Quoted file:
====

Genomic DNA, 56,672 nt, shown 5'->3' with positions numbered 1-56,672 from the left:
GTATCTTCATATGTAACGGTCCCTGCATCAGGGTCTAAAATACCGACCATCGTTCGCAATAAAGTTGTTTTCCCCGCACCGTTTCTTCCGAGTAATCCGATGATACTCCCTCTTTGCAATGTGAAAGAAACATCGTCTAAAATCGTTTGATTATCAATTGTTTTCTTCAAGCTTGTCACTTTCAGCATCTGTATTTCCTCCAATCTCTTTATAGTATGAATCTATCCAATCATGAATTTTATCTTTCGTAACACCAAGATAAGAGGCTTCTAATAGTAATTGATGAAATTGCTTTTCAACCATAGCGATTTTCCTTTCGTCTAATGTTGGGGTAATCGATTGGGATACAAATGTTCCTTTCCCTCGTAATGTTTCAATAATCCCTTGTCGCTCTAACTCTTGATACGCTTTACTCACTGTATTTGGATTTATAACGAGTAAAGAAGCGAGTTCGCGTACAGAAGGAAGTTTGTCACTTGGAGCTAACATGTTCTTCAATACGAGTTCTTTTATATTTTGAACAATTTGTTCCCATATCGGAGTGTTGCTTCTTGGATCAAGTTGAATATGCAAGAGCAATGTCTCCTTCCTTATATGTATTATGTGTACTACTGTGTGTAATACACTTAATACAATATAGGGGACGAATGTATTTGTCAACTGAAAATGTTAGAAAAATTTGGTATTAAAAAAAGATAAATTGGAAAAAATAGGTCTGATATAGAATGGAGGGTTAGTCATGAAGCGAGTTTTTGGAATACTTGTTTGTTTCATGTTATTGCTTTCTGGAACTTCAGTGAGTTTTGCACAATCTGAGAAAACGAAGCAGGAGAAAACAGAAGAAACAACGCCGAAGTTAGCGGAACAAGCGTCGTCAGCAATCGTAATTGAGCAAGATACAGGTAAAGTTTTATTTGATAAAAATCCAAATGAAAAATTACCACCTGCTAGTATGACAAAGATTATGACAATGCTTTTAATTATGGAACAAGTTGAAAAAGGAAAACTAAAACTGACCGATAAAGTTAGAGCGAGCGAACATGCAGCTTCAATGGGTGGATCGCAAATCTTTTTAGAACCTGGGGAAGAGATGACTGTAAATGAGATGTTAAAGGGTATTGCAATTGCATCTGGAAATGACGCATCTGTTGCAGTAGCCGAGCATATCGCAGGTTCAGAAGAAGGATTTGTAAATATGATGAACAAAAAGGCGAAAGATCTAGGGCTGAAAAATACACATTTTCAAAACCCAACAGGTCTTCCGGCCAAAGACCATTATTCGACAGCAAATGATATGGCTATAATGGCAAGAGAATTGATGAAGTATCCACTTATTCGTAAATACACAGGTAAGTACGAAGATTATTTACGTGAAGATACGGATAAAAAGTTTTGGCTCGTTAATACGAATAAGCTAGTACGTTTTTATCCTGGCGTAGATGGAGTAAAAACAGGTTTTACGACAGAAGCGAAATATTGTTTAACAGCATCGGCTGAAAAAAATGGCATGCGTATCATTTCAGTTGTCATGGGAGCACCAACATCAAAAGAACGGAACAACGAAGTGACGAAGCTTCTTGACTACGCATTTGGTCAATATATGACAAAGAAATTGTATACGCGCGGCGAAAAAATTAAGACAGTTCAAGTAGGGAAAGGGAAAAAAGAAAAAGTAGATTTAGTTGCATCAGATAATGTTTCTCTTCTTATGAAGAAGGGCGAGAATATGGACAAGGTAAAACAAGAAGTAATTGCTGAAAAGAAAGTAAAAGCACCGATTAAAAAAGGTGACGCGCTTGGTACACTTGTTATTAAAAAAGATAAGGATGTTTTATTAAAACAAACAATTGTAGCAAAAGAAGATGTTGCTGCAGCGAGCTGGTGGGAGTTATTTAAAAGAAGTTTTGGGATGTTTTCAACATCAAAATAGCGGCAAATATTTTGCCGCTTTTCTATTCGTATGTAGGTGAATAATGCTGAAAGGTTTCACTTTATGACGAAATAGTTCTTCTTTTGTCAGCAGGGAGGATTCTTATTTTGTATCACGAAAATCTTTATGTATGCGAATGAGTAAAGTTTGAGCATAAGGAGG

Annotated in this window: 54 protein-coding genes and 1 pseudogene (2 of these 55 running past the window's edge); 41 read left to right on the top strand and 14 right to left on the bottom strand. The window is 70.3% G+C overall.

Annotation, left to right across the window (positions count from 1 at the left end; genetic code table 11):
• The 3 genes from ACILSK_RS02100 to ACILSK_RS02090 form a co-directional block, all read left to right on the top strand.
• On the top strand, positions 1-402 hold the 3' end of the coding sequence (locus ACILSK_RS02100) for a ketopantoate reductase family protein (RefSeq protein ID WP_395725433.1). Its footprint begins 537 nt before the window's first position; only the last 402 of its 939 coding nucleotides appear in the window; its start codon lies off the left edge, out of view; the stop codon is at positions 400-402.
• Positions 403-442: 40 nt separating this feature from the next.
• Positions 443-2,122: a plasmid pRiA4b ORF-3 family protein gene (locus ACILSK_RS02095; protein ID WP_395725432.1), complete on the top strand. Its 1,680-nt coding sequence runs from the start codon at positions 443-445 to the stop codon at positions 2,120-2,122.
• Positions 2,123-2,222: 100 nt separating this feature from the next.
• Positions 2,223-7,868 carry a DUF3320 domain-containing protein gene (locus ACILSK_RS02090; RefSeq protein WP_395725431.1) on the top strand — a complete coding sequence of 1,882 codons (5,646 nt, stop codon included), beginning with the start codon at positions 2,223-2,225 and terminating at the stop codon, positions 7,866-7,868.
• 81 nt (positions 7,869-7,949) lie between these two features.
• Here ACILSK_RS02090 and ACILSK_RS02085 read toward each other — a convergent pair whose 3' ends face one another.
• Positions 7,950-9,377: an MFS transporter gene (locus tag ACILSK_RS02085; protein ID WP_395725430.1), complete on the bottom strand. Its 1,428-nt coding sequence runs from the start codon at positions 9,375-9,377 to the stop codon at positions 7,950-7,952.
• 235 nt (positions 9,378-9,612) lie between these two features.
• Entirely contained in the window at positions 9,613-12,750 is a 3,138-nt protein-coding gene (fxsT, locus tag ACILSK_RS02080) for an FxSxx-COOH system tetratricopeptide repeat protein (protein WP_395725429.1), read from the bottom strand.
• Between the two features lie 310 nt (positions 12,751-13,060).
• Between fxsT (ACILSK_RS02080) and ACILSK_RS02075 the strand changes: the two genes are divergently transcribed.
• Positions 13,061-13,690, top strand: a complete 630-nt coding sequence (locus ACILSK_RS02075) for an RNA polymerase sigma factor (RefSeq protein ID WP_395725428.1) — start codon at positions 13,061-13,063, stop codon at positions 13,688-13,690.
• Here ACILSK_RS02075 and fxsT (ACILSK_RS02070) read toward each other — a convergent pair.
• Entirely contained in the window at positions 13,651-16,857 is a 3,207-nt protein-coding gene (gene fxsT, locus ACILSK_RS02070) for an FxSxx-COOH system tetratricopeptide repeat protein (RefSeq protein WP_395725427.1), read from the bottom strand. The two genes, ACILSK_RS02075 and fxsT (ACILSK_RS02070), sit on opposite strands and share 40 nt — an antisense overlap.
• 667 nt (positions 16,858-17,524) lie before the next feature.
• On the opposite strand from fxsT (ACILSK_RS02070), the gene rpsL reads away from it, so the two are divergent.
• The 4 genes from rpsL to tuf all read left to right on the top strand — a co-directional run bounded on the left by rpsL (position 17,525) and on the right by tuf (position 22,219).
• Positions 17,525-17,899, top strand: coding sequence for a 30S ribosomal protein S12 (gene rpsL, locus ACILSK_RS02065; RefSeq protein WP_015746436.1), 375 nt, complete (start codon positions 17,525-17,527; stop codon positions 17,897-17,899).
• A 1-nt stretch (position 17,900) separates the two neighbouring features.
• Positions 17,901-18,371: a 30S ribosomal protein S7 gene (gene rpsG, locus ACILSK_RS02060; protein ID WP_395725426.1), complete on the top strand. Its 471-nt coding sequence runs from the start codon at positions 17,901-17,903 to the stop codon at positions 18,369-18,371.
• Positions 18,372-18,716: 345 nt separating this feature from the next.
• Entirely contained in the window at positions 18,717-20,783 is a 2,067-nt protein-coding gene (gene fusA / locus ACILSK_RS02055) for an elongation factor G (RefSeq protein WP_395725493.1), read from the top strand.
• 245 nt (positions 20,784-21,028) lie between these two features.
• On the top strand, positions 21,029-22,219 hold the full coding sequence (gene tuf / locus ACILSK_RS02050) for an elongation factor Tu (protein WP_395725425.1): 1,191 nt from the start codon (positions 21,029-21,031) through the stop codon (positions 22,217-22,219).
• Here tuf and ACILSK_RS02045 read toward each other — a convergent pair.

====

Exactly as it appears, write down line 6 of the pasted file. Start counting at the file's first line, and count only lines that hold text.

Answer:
• On the top strand, positions 1-402 hold the 3' end of the coding sequence (locus ACILSK_RS02100) for a ketopantoate reductase family protein (RefSeq protein ID WP_395725433.1). Its footprint begins 537 nt before the window's first position; only the last 402 of its 939 coding nucleotides appear in the window; its start codon lies off the left edge, out of view; the stop codon is at positions 400-402.